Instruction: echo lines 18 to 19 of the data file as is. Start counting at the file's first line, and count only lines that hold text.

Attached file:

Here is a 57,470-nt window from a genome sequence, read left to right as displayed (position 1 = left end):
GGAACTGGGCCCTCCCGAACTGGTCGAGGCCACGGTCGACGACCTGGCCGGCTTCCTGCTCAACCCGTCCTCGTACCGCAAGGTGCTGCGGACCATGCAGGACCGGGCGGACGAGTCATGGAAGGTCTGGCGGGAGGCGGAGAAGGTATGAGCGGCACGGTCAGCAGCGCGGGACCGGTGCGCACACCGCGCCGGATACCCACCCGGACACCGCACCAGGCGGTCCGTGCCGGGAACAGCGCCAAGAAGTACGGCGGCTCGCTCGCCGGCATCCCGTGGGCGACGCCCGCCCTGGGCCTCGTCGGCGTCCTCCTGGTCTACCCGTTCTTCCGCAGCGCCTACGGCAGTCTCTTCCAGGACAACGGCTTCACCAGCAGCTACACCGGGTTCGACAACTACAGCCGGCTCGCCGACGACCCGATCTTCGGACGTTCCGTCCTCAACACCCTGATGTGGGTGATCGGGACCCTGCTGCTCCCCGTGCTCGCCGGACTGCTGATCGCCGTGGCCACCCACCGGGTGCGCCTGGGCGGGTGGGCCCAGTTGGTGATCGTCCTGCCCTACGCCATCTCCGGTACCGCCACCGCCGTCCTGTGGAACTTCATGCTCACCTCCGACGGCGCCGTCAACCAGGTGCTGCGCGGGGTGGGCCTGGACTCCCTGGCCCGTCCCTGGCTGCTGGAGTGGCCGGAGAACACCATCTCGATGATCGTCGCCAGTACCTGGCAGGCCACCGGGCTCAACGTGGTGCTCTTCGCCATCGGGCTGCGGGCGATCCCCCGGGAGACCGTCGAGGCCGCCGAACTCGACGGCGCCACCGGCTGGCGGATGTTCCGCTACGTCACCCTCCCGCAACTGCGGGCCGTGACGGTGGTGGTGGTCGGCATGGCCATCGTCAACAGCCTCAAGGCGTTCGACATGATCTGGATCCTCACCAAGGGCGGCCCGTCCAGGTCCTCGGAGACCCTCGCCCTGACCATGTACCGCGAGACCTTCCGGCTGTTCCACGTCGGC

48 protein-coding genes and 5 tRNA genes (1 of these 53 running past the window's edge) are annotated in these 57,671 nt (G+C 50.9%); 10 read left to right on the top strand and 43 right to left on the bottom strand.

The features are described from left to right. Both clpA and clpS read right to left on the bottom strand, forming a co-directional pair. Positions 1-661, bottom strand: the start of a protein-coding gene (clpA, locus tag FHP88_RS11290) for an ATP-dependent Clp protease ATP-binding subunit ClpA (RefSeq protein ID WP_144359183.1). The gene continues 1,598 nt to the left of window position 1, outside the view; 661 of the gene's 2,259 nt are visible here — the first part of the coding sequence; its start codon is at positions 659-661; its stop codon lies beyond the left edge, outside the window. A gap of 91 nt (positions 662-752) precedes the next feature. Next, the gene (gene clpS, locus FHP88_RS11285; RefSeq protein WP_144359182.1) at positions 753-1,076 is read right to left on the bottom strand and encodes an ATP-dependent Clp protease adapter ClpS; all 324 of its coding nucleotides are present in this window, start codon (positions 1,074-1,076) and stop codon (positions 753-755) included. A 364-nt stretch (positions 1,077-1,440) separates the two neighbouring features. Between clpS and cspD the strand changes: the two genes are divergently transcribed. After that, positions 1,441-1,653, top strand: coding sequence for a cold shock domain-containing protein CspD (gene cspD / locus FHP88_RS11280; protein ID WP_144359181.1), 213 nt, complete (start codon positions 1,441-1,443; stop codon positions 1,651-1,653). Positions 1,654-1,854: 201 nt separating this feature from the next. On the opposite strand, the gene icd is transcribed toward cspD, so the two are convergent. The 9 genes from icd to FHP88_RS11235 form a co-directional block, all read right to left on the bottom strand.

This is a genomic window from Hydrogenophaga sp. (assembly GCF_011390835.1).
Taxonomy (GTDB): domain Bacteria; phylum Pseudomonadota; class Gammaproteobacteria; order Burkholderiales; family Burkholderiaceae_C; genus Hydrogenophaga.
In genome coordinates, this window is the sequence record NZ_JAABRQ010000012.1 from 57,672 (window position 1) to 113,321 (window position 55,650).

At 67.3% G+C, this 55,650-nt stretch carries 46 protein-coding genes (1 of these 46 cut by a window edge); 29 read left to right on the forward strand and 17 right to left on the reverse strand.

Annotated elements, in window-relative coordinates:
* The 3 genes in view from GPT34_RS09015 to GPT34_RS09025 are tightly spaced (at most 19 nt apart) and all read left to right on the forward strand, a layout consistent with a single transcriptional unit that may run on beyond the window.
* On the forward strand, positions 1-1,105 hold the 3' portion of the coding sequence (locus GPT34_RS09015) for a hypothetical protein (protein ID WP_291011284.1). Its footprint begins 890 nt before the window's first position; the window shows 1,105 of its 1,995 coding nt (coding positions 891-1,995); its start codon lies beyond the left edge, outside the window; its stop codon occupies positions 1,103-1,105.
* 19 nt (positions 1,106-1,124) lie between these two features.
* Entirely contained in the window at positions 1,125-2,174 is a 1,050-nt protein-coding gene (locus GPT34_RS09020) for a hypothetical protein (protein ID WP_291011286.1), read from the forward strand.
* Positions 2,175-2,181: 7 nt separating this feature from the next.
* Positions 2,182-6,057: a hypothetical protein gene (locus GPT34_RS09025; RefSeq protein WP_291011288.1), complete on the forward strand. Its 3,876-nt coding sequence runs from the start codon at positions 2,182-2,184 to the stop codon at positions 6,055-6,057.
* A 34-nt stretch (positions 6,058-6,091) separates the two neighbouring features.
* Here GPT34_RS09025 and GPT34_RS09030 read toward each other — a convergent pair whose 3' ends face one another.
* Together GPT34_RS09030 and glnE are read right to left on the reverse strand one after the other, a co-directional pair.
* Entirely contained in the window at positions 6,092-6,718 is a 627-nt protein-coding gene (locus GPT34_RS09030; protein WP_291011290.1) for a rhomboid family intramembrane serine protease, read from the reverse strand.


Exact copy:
* Together GPT34_RS09030 and glnE are read right to left on the reverse strand one after the other, a co-directional pair.
* Entirely contained in the window at positions 6,092-6,718 is a 627-nt protein-coding gene (locus GPT34_RS09030; protein WP_291011290.1) for a rhomboid family intramembrane serine protease, read from the reverse strand.